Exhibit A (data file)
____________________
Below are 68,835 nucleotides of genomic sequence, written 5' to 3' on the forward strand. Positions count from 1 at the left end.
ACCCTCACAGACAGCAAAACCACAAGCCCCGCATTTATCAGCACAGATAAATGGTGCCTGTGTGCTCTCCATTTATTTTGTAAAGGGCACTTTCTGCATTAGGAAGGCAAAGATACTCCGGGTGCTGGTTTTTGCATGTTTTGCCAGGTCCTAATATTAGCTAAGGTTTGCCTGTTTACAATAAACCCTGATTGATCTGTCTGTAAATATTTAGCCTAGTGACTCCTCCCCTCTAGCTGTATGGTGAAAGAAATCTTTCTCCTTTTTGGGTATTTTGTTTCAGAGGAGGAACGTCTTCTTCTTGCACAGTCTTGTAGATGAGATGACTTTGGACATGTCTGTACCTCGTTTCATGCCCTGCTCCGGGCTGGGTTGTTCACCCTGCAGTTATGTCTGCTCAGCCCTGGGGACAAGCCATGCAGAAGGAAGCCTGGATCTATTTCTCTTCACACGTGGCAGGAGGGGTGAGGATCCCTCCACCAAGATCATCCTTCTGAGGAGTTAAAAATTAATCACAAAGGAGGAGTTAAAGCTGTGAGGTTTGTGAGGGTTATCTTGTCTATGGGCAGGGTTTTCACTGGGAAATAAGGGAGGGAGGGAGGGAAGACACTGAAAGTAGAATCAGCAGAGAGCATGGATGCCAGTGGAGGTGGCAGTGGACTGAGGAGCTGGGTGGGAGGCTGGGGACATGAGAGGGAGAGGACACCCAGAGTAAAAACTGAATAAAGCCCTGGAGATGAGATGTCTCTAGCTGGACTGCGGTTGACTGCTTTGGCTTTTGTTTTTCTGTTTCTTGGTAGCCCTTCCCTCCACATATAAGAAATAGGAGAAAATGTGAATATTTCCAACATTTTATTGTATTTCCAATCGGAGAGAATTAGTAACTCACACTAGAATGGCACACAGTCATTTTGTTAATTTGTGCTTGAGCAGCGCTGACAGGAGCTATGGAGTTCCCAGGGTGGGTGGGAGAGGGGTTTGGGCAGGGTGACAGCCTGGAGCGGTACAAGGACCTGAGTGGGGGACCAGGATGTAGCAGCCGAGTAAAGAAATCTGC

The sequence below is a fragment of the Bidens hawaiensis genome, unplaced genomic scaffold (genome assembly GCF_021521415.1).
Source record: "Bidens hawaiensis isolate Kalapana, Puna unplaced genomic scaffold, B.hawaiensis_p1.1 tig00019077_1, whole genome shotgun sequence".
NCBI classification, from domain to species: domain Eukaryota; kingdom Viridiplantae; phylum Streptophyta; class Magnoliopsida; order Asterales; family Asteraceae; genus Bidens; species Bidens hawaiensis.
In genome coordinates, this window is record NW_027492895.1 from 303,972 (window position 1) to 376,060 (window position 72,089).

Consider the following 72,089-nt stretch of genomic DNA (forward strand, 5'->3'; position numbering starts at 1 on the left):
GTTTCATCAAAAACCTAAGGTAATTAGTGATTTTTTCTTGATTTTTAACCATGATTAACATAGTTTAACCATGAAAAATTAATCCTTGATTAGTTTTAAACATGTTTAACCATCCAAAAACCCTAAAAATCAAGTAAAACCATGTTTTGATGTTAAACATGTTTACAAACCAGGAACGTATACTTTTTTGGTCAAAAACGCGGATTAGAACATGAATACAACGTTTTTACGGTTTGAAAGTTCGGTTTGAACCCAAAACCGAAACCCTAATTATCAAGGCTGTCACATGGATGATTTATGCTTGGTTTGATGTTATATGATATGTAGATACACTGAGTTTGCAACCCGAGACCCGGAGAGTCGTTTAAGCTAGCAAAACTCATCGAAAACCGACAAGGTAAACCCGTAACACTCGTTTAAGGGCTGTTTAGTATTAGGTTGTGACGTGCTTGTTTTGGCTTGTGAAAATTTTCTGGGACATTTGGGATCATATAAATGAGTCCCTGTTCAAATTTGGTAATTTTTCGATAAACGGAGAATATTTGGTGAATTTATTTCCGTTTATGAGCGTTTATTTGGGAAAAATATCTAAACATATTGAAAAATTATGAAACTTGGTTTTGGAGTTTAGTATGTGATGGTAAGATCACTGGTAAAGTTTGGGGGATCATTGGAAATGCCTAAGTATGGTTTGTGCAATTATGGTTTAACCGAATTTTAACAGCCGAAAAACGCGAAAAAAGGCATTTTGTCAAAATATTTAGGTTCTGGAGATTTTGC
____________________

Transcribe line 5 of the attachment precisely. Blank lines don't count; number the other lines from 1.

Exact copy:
NCBI classification, from domain to species: domain Eukaryota; kingdom Viridiplantae; phylum Streptophyta; class Magnoliopsida; order Asterales; family Asteraceae; genus Bidens; species Bidens hawaiensis.